Sweaters For Men: Seven Key Areas of Fit

Today, I was going to talk about measuring men, but after what Franklin said on Monday, I'm a little hesitant to just jump right in getting you gents to measure your biceps for me. I mean, we've barely met. But hey. It's what I do. And you manly folk deserve to have great-fitting sweaters, too, right? Yup. So shake hands and let's get down to business.

Recently, a young man approached me at a yarn shop and asked for help "upsizing" and fitting a pullover. He was a big dude (and handsome, with a charming southern accent, and yes in fact, I am married so nevermind), and took great pride in knitting–and wearing–his own handknit garments. But he had some "challenge areas" in terms of sweater fit: He had extra weight across his upper back; he was large in the belly, but not in the chest. If he made the sweater to fit his chest measurement, it hung loose over his chest, stretched tightly across his back, and clung uncomfortably to his belly and hips.

Sound familiar? No mystery here.
Men have bust measurements too, although knitting patterns refer to these as "chest" measurements. They have hips and waists. And sometimes, men need shaping to help their garments fit over generous bellies, buff chests, and other wild, untamed bits of manly landscape.

Measuring Men: Key Areas of Fitjazz man

The key difference between men's fashions and women's fashions is: Women's fashions are designed for curves, and men's are designed for straight lines. (In General, folks. I just covered seven thousand years of fashion history in those thirteen words, so there's gonna be some wiggle room, particularly around the Renaissance period.) Either way, curved or straight, male or female, the lines of a given knitting pattern may not match YOUR lines, and that is where careful measuring and comparison to the schematic is useful.

When knitting for men, there are seven key areas of fit to consider:

(For grammatical sanity purposes I am speaking as though the knitter is a woman measuring a man; those of you knitters who are men knitting for yourself please forgive the limitations of the language and translate appropriately. I know you are out there, Brother Knitters, I just have to pick a pronoun and stick with it!)

Sleeve length: Measure from shoulder seam to wrist. Some folks like to do this one with his arm outstretched; I prefer to do it with the arm down at his side, so that the muscular curve over the top of his shoulder gets accounted for.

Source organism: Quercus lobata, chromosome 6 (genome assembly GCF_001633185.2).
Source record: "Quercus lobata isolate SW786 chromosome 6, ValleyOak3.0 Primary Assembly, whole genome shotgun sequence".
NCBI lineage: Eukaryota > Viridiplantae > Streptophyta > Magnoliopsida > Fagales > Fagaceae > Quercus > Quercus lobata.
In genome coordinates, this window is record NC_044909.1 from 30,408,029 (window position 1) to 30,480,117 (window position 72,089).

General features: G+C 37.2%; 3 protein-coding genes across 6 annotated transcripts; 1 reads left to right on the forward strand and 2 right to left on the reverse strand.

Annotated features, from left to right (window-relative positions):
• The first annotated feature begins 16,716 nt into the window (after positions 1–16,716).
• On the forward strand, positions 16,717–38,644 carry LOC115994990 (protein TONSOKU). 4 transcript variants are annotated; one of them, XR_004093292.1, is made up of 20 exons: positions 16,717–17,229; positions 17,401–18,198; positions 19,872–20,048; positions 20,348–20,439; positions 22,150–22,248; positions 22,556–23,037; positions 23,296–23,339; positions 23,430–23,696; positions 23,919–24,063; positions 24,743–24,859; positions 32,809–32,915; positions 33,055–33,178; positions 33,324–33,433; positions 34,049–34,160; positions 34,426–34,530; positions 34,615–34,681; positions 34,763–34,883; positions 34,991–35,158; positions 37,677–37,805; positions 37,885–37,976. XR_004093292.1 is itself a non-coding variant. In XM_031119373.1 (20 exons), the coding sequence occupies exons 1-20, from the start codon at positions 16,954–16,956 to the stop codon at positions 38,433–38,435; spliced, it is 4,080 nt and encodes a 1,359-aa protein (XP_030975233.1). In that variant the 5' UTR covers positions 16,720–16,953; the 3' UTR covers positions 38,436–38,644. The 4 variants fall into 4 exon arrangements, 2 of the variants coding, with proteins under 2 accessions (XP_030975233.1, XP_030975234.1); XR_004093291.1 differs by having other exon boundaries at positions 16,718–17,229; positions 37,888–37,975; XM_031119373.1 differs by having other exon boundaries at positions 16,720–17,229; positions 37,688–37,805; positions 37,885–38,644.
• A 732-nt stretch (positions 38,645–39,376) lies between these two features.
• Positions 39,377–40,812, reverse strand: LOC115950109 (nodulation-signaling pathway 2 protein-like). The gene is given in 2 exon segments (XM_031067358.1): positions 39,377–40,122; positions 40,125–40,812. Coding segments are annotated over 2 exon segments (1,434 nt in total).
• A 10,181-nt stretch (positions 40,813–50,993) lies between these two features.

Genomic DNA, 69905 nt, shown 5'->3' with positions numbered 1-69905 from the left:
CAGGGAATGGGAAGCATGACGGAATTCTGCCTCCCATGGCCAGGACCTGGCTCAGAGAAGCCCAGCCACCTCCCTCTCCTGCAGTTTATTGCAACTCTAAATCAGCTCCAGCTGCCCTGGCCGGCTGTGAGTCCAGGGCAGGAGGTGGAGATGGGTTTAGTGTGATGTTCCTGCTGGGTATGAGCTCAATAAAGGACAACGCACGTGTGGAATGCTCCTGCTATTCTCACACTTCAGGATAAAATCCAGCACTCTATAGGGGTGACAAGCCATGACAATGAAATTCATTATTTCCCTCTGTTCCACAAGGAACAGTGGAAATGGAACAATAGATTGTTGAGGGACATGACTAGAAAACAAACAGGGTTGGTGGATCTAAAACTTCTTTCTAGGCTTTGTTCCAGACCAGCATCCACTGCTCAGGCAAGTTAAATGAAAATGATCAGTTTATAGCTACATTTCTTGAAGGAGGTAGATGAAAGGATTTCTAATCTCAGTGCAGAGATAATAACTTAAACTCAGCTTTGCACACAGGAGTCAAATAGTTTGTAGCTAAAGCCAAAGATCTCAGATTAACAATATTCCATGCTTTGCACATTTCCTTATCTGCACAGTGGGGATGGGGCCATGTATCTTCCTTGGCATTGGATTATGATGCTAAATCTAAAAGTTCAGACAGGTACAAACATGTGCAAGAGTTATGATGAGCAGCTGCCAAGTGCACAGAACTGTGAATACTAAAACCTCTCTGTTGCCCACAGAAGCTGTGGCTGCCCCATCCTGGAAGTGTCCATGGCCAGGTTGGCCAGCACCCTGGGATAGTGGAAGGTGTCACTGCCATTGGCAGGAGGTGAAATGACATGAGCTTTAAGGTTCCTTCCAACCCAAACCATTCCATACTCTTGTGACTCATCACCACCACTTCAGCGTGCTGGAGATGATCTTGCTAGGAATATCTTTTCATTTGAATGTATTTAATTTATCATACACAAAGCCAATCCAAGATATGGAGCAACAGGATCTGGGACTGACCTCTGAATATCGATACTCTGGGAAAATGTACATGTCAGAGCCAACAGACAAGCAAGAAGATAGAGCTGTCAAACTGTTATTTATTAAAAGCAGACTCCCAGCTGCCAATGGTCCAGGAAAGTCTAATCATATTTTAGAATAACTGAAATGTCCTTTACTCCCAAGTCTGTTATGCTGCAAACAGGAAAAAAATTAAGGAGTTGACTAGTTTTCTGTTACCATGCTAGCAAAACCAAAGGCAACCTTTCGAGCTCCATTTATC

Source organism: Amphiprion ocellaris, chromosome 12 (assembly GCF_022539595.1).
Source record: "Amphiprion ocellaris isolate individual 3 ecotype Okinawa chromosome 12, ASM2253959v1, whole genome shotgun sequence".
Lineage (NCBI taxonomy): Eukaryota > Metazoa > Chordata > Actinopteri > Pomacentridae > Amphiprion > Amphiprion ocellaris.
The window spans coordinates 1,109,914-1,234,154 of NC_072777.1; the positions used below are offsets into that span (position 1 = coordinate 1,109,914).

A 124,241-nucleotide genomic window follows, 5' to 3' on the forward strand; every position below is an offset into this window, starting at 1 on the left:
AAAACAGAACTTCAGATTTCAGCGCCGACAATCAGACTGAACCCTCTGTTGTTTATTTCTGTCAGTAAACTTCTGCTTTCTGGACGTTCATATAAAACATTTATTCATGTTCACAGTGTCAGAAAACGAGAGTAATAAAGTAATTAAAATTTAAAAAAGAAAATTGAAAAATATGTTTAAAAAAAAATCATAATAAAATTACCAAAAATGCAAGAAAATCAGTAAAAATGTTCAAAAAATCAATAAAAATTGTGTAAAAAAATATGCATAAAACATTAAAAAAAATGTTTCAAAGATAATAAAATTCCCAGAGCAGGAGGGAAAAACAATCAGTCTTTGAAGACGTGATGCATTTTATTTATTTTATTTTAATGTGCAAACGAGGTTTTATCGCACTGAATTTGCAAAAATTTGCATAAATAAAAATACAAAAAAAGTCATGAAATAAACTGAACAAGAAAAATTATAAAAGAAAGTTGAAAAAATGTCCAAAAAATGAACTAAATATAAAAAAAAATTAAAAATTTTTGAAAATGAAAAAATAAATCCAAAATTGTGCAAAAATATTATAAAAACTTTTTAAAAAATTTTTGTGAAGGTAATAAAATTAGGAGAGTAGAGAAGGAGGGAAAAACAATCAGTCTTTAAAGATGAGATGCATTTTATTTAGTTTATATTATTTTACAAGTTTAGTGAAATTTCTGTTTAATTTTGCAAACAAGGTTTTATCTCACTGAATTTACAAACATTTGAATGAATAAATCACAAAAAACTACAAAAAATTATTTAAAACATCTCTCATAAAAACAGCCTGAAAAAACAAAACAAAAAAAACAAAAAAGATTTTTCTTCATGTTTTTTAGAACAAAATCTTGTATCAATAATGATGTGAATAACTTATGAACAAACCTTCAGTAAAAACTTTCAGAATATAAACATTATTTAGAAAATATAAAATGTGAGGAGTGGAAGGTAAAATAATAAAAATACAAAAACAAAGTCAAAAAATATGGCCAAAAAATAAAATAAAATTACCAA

Armhole to neck opening: This is the place where you find out how broad or narrow his shoulders are. Measure across the top of the shoulder, where the shoulder seam goes.

Neck opening: No dude likes to wear something that chokes him–or makes him look like a chicken neck! Measure a favorite sweatshirt of his and compare to the schematic.

Armhole depth: Give those biceps and triceps some room! But not too much room, or it will just add bulk at his upper chest (unless that is something he needs). Again, a favorite sweater or sweatshirt of his will give you some help here.

Hip circumference: Also known as "the widest part of the lower torso." This includes his belly and backside. If the gent's widest bit isn't technically at his hips, but a bit higher or lower, measure the widest part so you know how big to make the biggest part of his sweater.

Chest circumference: This is the base measurement for most sweater patterns. For guys, this is measured exactly like for the gals: Over the fullest part of his chest. If it isn't clear just where this is, then wrap the tape measure around his chest loosely, and slide it up and down his chest a bit until the numbers tell the tale. Oh, and tell Mr. Handsome to breathe normally when you measure: there's no point in holding his breath! He wouldn't want a sweater that tight anyways.

Total length: Too short, and a perfectly good sweater can make any guy look silly instead of svelte; too long, and it can make him look sloppy instead of suave. Start by considering a length that hits him a couple of inches above the crotch and then adjust for his own physique.

There is nothing more charming, nor more breathtakingly handsome, than the sight of a man in a well-fitting handknit sweater.

Friday: What to do with those "areas of challenge" in manly sweaters.

Want more help knitting for the male of the species?

In her book Men In Knits, Tara Jon Manning has an entire thirty-six pages of tips for fitting and flattering Mr. Handsome. She even has worksheets you can copy and fill out to help you find exactly the right fit. Tara takes you through things like discovering a guy's personal style and determining his body type; she then gives suggestions for which sweater styles are most flattering to each type. The second part of the book has more than 20 classic sweater patterns to choose from! Learn more.


What's on Sandi's needles? Hm. I have run into an interesting adjustment issue in the Camisa…I am puzzling it out and will report shortly. Meanwhile, I finished a pair of socks for myself. I love socks. And I'm going to need lots of them here!

Sandi Wiseheart is the founding editor of Knitting Daily. You can find her blogging here on Knitting Daily every Thursday. Want more? Visit Sandi's personal blog, wiseheart knits. Or, if you're on Twitter, follow her tweets: alpacasandi.